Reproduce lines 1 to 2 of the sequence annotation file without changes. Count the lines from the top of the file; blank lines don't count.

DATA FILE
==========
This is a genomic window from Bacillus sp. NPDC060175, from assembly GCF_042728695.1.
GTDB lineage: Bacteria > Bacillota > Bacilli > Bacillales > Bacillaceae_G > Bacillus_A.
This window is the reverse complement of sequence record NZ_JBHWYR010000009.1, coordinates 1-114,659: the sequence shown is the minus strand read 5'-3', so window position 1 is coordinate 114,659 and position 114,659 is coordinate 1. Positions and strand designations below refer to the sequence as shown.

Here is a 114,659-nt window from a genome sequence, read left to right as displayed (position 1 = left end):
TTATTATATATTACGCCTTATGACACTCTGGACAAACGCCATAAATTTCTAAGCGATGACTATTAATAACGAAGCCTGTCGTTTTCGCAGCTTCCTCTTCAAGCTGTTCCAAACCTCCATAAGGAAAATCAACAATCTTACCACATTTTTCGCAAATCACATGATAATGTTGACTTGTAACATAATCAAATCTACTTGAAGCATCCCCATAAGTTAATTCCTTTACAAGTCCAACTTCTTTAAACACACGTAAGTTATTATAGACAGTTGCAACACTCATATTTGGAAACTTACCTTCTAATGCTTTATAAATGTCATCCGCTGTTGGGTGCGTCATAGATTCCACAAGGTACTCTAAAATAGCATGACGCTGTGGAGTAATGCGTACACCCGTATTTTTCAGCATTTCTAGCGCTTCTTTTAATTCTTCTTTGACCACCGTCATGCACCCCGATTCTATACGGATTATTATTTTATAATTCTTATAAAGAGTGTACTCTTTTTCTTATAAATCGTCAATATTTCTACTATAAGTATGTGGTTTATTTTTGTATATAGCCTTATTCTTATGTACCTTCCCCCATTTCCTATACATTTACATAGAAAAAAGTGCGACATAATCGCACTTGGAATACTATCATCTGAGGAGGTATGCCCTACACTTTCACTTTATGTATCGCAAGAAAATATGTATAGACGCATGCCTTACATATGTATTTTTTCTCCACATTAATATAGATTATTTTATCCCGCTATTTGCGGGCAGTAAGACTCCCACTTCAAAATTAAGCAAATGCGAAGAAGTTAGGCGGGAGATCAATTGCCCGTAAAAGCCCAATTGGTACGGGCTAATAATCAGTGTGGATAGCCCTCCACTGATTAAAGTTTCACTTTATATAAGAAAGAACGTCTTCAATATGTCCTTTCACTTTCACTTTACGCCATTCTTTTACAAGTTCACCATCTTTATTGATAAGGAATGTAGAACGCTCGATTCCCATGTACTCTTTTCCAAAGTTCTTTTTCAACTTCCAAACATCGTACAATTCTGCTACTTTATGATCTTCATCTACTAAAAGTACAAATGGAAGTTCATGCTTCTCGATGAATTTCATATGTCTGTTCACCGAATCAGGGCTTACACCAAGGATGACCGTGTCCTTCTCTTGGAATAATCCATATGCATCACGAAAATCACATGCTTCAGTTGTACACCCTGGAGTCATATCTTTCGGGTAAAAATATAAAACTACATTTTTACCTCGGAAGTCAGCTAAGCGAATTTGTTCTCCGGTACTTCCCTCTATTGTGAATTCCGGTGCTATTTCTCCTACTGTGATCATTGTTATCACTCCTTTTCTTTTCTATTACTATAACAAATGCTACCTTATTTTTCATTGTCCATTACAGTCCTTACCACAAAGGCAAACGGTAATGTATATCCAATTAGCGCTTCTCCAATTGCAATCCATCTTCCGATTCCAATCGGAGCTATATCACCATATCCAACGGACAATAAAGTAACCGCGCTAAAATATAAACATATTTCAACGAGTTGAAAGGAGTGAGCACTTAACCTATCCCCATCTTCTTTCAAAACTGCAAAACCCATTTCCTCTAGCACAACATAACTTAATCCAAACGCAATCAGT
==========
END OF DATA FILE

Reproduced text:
This is a genomic window from Bacillus sp. NPDC060175, from assembly GCF_042728695.1.
GTDB lineage: Bacteria > Bacillota > Bacilli > Bacillales > Bacillaceae_G > Bacillus_A.